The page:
Competing Interests:

HL has served as a speaker for Eli-Lilly and Shire and has received a research grant from Shire; all outside the submitted work. BMD is receiving funding from the American Foundation for Suicide Prevention and the Indiana Clinical and Translational Sciences Institute, both outside of the submitted work. The remaining authors report no financial or any other conflicts of interest.

Citation:

Sariaslan A, Sharp DJ, D'Onofrio BM, Larsson H, Fazel S (2016) Long-Term Outcomes Associated with Traumatic Brain Injury in Childhood and Adolescence: A Nationwide Swedish Cohort Study of a Wide Range of Medical and Social Outcomes. PLoS Med 13(8): e1002103. doi:10.1371/journal.pmed.1002103

Author Affiliations:

Department of Psychiatry, University of Oxford, Warneford Hospital, Oxford, United Kingdom
Computational, Cognitive and Clinical Neuroimaging Laboratory, Imperial College, London, United Kingdom
Department of Psychological and Brain Sciences, Indiana University, Bloomington, Indiana, United States of America
Department of Medical Epidemiology and Biostatistics, Karolinska Institutet, Stockholm, Sweden
School of Medical Sciences, Örebro University, Örebro, Sweden

IN YOUR COVERAGE PLEASE USE THIS URL TO PROVIDE ACCESS TO THE FREELY AVAILABLE PAPER: http://journals.plos.org/plosmedicine/article?id=10.1371/journal.pmed.1002103

Contact:

Seena Fazel
University of Oxford
Department of Psychiatry
Warneford Hospital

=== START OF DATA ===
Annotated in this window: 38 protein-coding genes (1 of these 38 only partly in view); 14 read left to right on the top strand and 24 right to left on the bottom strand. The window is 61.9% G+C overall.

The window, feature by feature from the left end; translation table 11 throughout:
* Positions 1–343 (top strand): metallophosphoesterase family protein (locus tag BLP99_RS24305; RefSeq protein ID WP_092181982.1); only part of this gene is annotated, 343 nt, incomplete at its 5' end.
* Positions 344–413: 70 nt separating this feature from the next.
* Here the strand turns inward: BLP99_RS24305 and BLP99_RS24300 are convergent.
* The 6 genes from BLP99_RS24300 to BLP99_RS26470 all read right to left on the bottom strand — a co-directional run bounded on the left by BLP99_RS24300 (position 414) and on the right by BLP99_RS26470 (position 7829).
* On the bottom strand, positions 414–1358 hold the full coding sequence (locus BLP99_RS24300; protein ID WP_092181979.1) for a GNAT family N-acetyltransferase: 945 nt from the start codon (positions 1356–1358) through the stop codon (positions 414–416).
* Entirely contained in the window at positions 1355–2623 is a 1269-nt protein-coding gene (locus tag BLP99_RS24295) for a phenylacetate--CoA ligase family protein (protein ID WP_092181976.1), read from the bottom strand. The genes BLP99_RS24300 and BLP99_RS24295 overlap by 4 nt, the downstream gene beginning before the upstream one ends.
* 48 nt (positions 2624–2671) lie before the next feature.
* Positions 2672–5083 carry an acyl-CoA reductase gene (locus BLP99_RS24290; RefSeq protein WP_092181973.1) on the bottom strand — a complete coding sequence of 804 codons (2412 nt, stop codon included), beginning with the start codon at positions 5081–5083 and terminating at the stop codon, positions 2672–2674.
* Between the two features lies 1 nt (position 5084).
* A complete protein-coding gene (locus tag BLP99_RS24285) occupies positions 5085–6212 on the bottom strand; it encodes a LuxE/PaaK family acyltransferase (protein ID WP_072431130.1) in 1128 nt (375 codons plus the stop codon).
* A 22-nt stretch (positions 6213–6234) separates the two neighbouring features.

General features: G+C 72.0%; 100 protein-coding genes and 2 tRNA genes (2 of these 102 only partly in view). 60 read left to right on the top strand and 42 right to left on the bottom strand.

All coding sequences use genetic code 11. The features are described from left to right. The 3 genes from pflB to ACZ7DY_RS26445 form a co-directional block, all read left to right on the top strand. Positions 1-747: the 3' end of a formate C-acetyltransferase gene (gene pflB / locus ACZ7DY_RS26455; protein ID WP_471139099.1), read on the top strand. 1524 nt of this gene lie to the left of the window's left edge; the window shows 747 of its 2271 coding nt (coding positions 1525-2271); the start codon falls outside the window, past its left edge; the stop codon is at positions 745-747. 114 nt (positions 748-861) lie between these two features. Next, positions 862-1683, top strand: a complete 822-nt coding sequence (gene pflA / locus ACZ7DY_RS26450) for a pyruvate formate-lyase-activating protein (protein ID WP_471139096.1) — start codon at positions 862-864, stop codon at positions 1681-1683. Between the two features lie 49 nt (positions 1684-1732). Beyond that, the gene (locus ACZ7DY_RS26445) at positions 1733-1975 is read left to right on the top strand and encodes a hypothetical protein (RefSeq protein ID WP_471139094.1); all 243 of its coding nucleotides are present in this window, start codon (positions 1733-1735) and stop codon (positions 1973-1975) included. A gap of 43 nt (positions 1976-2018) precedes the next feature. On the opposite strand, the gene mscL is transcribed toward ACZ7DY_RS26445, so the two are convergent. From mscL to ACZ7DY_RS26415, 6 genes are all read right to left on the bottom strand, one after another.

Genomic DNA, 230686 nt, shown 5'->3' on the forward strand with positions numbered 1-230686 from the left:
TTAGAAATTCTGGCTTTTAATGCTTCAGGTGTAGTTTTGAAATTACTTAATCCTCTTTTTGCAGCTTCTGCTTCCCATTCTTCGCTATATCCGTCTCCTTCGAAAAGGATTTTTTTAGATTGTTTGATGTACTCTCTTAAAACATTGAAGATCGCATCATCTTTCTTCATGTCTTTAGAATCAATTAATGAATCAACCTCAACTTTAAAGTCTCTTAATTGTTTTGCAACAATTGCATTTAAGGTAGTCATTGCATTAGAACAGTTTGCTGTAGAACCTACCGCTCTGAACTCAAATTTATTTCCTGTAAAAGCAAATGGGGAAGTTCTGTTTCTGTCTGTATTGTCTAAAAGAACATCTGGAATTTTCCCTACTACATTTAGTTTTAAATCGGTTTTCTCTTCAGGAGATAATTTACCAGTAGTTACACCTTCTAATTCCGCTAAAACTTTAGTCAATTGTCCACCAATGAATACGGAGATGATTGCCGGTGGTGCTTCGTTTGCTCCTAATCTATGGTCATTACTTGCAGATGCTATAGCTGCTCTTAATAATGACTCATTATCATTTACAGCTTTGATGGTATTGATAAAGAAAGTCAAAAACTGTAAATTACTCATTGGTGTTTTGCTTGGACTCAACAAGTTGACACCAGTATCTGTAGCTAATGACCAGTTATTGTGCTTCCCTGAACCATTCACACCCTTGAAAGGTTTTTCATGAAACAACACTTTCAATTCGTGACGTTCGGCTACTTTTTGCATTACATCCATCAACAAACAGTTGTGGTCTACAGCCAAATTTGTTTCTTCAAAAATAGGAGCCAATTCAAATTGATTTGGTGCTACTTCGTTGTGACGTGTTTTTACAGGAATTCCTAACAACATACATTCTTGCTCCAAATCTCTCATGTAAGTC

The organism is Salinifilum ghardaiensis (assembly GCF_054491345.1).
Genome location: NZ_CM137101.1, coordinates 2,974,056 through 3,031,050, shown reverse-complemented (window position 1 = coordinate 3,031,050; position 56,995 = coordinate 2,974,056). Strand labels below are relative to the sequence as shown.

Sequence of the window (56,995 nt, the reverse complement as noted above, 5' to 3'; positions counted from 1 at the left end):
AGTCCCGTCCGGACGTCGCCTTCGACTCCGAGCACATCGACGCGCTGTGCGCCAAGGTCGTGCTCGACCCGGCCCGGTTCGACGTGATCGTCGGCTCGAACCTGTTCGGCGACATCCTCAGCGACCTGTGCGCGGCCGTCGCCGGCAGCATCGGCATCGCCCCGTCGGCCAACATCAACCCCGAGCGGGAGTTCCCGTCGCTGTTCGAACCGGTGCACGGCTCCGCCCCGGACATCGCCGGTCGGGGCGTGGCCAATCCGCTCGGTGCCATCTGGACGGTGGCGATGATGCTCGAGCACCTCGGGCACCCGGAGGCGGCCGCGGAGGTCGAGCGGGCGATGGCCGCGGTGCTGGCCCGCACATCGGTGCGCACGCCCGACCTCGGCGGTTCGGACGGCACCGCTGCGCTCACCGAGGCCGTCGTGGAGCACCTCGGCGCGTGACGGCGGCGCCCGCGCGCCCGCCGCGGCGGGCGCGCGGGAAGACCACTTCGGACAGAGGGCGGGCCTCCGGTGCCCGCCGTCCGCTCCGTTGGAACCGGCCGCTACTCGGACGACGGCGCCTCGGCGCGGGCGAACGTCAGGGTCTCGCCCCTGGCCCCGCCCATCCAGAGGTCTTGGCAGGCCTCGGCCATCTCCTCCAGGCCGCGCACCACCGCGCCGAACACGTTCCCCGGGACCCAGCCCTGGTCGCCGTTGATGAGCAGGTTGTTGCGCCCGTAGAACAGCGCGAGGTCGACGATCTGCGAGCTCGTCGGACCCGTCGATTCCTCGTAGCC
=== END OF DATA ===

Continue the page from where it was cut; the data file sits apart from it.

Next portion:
Oxford, Oxfordshire OX3 7JX
UNITED KINGDOM
seena.fazel@psych.ox.ac.uk

Perspective Article

Funding:

This article was supported by a Canada Research Chair in Medical Decision Sciences, the Canadian Institutes of Health Research, and the Comprehensive Research Experience for Medical Students at the University of Toronto. The funders had no role in study design, data collection and analysis, decision to publish, or preparation of the manuscript.

Competing Interests:

DR is a member of the Editorial Board of PLOS Medicine.

Citation:

Redelmeier DA, Raza S (2016) Concussions and Repercussions. PLoS Med 13(8): e1002104. doi:10.1371/journal.pmed.1002104

Author Affiliations:

Department of Medicine, University of Toronto, Toronto, Ontario, Canada
Evaluative Clinical Sciences Program, Sunnybrook Research Institute, Toronto, Ontario, Canada
Institute for Clinical Evaluative Sciences, Toronto, Ontario, Canada
Division of General Internal Medicine, Sunnybrook Health Sciences Centre, Toronto, Ontario, Canada
Center for Leading Injury Prevention Practice Education & Research Toronto, Ontario, Canada

IN YOUR COVERAGE PLEASE USE THIS URL TO PROVIDE ACCESS TO THE FREELY AVAILABLE PAPER: http://www.plosmedicine.org/article/info%3Adoi%2F10.1371%2Fjournal.pmed.1002104

PLOS